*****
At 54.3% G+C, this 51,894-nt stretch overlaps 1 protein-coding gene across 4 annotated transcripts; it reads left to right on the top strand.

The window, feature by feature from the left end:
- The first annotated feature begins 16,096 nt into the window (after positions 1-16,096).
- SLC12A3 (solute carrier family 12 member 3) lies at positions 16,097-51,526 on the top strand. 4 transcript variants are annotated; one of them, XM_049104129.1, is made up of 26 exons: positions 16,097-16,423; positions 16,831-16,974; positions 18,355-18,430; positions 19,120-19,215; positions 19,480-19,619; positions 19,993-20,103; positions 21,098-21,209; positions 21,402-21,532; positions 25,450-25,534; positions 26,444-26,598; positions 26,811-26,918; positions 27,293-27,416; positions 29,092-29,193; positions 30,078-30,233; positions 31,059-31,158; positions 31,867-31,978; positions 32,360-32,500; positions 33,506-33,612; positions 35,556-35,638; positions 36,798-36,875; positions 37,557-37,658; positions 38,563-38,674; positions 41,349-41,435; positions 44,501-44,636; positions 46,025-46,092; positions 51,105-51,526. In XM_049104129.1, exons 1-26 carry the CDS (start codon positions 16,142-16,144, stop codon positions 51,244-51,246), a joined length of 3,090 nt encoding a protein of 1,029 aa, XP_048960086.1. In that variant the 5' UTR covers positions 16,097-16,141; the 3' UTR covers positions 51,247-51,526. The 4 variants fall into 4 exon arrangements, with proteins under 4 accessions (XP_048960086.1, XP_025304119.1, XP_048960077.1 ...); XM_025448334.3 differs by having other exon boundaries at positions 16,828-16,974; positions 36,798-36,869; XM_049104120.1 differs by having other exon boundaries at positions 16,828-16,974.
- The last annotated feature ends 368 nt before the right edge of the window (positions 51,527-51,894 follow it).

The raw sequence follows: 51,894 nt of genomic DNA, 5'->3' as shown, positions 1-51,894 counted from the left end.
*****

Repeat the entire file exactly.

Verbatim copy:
At 54.3% G+C, this 51,894-nt stretch overlaps 1 protein-coding gene across 4 annotated transcripts; it reads left to right on the top strand.

The window, feature by feature from the left end:
- The first annotated feature begins 16,096 nt into the window (after positions 1-16,096).
- SLC12A3 (solute carrier family 12 member 3) lies at positions 16,097-51,526 on the top strand. 4 transcript variants are annotated; one of them, XM_049104129.1, is made up of 26 exons: positions 16,097-16,423; positions 16,831-16,974; positions 18,355-18,430; positions 19,120-19,215; positions 19,480-19,619; positions 19,993-20,103; positions 21,098-21,209; positions 21,402-21,532; positions 25,450-25,534; positions 26,444-26,598; positions 26,811-26,918; positions 27,293-27,416; positions 29,092-29,193; positions 30,078-30,233; positions 31,059-31,158; positions 31,867-31,978; positions 32,360-32,500; positions 33,506-33,612; positions 35,556-35,638; positions 36,798-36,875; positions 37,557-37,658; positions 38,563-38,674; positions 41,349-41,435; positions 44,501-44,636; positions 46,025-46,092; positions 51,105-51,526. In XM_049104129.1, exons 1-26 carry the CDS (start codon positions 16,142-16,144, stop codon positions 51,244-51,246), a joined length of 3,090 nt encoding a protein of 1,029 aa, XP_048960086.1. In that variant the 5' UTR covers positions 16,097-16,141; the 3' UTR covers positions 51,247-51,526. The 4 variants fall into 4 exon arrangements, with proteins under 4 accessions (XP_048960086.1, XP_025304119.1, XP_048960077.1 ...); XM_025448334.3 differs by having other exon boundaries at positions 16,828-16,974; positions 36,798-36,869; XM_049104120.1 differs by having other exon boundaries at positions 16,828-16,974.
- The last annotated feature ends 368 nt before the right edge of the window (positions 51,527-51,894 follow it).

The raw sequence follows: 51,894 nt of genomic DNA, 5'->3' as shown, positions 1-51,894 counted from the left end.